The GISS Surface Temperature (GISTEMP) analysis provides a measure of the changing global surface temperature with monthly resolution for the period since 1880, when a reasonably global distribution of meteorological stations was established. The input data that the GISTEMP Team use for the analysis, collected by many national meteorological services around the world, is the adjusted data of the Global Historical Climatology Network (GHCN) Vs. 3 (this represents a change from prior use of unadjusted Vs. 2 data) (Peterson and Vose, 1997 and 1998), United States Historical Climatology Network (USHCN) data, and SCAR (Scientific Committee on Antarctic Research) data from Antarctic stations. Documentation of the basic analysis method is provided by Hansen et al. (1999), with several modifications described by Hansen et al. (2001). The GISS analysis is updated monthly, however CDIAC’s presentation of the data here is updated annually.
The GISTEMP Web site is the most comprehensive and direct source of information for these data. Users are strongly encouraged to visit the NASA GISS Web site, where you can specify input for making customized maps, graphs, and subsets of the data, in addition to learning many more interesting details about these data and their analysis. Here, we seek to give users a brief, high-level overview of the GISTEMP analysis and provide you with convenient access to the main time series graphs, data tables, and related references. This brief summary of the methods employed by the GISTEMP Team in their analysis is mostly borrowed from their NASA GISS Web pages. Significant updates to the GISTEMP Team methods are described in a 2010 paper. They describe the use of satellite-observed nightlights to identify measurement stations located in extreme darkness and adjust temperature trends of urban and peri-urban stations for non-climatic factors, verifying that urban effects on analyzed global change are small. The paper compares alternative analyses, and addresses questions about perception and reality of global warming. The GISTEMP Team modifies the GHCN/USHCN/SCAR data in two steps to get to the station data on which all their tables, graphs, and maps are based: in step 1, if there are multiple records at a given station, these are combined into one record; in step 2 they adjust the non-rural stations in such a way that their long-term trend of annual means matches that of the mean of the neighboring rural stations. Records from urban stations without nearby rural stations are dropped.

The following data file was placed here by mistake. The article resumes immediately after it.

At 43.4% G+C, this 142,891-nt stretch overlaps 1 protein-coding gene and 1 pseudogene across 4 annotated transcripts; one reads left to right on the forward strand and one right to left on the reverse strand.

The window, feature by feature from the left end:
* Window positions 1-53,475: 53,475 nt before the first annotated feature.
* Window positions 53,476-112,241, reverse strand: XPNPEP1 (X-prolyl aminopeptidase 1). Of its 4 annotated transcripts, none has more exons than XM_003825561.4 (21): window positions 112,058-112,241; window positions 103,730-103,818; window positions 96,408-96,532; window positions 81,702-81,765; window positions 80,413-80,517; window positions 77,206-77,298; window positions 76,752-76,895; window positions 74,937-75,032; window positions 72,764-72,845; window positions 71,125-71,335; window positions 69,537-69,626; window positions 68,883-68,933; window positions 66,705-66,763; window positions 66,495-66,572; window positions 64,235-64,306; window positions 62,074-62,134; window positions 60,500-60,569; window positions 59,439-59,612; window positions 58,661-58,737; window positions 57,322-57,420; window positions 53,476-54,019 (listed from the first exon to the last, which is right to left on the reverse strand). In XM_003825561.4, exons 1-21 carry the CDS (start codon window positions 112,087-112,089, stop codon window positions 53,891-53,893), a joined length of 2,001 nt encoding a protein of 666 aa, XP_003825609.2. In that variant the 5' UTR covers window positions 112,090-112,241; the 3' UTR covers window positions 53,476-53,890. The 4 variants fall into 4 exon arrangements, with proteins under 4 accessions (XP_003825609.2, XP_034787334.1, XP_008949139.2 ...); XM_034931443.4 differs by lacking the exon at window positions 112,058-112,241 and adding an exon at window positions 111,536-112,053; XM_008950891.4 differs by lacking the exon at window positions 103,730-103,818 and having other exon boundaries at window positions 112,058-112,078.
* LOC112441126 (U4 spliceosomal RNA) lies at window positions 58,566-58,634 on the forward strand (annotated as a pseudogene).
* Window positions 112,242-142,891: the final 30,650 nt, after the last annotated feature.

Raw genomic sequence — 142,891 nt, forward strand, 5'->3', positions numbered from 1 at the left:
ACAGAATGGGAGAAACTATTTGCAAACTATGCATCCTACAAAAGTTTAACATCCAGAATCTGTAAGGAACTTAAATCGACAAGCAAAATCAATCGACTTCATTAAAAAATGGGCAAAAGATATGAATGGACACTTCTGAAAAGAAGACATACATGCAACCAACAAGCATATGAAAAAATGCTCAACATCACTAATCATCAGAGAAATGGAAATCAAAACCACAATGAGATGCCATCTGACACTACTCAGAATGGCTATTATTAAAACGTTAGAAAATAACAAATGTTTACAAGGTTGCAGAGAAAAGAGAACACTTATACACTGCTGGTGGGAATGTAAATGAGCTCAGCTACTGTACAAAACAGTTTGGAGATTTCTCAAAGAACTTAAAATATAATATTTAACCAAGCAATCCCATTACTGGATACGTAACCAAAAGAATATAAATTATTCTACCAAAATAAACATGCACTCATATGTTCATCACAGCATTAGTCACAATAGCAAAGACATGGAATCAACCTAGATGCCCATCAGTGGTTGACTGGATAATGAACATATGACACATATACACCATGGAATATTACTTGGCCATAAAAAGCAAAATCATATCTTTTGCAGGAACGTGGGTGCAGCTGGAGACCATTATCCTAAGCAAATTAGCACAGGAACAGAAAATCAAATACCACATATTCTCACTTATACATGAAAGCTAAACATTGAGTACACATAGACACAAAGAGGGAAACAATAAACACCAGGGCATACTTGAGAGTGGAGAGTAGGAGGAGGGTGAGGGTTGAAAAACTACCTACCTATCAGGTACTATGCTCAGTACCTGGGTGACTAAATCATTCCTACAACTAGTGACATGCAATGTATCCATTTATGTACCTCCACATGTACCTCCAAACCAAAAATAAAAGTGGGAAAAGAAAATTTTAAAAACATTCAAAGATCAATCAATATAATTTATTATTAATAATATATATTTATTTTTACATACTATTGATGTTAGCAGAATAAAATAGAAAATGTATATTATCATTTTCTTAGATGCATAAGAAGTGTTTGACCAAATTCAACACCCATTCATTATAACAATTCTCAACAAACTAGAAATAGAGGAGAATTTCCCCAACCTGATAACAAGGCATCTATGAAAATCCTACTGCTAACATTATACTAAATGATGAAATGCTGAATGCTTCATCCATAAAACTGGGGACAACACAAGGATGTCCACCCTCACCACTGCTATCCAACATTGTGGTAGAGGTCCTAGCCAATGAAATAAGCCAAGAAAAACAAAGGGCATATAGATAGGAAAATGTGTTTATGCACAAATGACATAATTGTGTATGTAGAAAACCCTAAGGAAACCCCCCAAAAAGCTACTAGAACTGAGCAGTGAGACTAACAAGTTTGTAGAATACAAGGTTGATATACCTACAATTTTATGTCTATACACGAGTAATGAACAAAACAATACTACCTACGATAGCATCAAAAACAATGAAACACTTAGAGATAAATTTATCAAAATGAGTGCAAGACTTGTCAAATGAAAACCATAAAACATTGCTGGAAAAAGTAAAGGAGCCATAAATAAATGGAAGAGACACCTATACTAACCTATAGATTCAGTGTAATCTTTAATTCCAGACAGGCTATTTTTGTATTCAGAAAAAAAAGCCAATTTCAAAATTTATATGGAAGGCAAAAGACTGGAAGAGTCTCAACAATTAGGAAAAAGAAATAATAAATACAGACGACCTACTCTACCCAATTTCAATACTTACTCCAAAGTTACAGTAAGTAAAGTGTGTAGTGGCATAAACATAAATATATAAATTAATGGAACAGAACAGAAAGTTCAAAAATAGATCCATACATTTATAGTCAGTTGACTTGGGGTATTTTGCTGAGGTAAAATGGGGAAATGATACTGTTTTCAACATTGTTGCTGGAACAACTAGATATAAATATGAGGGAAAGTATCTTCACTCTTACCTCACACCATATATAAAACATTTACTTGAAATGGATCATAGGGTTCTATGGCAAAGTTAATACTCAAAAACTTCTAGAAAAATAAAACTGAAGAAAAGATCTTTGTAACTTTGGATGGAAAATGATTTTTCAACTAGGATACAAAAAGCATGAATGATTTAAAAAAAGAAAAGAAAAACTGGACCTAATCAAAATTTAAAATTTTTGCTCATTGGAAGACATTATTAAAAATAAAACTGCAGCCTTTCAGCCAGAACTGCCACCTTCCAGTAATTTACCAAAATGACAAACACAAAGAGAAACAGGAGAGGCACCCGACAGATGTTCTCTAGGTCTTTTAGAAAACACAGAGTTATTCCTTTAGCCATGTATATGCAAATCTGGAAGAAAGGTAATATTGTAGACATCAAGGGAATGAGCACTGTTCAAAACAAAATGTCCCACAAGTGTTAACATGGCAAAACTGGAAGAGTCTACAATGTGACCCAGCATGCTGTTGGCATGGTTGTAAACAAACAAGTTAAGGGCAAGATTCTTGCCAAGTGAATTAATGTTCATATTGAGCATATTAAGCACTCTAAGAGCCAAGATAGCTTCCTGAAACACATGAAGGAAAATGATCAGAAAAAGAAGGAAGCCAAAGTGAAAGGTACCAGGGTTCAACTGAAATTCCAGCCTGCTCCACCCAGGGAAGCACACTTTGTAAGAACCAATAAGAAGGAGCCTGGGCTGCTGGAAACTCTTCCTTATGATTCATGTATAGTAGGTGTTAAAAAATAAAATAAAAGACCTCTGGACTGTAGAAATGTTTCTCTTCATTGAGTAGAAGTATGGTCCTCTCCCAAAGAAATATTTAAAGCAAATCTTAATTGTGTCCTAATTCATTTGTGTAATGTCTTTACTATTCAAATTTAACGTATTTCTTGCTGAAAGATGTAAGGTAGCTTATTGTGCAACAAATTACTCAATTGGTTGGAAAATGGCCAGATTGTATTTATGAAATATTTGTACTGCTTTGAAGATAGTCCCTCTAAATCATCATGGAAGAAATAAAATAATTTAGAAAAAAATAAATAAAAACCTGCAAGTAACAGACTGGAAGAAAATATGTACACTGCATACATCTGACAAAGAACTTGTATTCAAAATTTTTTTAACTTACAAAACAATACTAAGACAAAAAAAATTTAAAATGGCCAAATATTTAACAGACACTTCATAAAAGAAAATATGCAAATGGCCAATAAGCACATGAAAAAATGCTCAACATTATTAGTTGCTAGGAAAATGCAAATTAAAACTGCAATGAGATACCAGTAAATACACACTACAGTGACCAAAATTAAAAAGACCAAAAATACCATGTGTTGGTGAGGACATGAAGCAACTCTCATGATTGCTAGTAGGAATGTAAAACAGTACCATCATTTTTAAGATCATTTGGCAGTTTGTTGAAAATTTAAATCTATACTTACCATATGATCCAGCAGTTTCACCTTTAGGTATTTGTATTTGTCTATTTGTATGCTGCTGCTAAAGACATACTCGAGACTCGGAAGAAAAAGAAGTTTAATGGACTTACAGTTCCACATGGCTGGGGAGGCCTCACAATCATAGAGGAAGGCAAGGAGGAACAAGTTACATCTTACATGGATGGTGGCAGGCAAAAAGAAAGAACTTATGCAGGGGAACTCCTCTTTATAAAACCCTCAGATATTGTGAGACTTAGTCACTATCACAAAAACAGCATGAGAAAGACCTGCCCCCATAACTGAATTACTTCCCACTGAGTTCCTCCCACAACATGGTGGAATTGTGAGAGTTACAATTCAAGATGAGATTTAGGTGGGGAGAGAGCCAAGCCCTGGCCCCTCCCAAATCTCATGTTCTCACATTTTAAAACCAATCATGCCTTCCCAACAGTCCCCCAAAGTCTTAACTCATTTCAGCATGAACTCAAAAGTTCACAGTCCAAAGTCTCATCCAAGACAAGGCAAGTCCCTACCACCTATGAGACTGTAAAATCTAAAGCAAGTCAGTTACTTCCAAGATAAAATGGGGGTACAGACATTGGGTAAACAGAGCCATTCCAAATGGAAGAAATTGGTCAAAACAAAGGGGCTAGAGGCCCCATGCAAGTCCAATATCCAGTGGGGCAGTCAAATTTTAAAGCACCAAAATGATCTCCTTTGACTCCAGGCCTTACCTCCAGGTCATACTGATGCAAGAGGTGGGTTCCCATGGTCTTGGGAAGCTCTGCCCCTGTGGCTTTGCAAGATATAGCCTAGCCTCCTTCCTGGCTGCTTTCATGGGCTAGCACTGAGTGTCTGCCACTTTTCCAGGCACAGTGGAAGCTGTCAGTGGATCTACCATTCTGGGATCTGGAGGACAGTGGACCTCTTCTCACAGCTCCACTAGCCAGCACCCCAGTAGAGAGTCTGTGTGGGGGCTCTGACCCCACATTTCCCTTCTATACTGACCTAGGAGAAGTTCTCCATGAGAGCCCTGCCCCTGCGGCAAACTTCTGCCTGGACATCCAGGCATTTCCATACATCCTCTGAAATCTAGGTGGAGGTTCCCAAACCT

Global Annual Temperature Anomalies (Land), 1880-2014 Global Annual Temperature Anomalies (Land+Ocean), 1880-2014 Hemispheric Temperature Anomalies (Land+Ocean), 1880-2014 Global Annual Temperature Anomalies (Land+Ocean) for three latitude bands, 1900-2014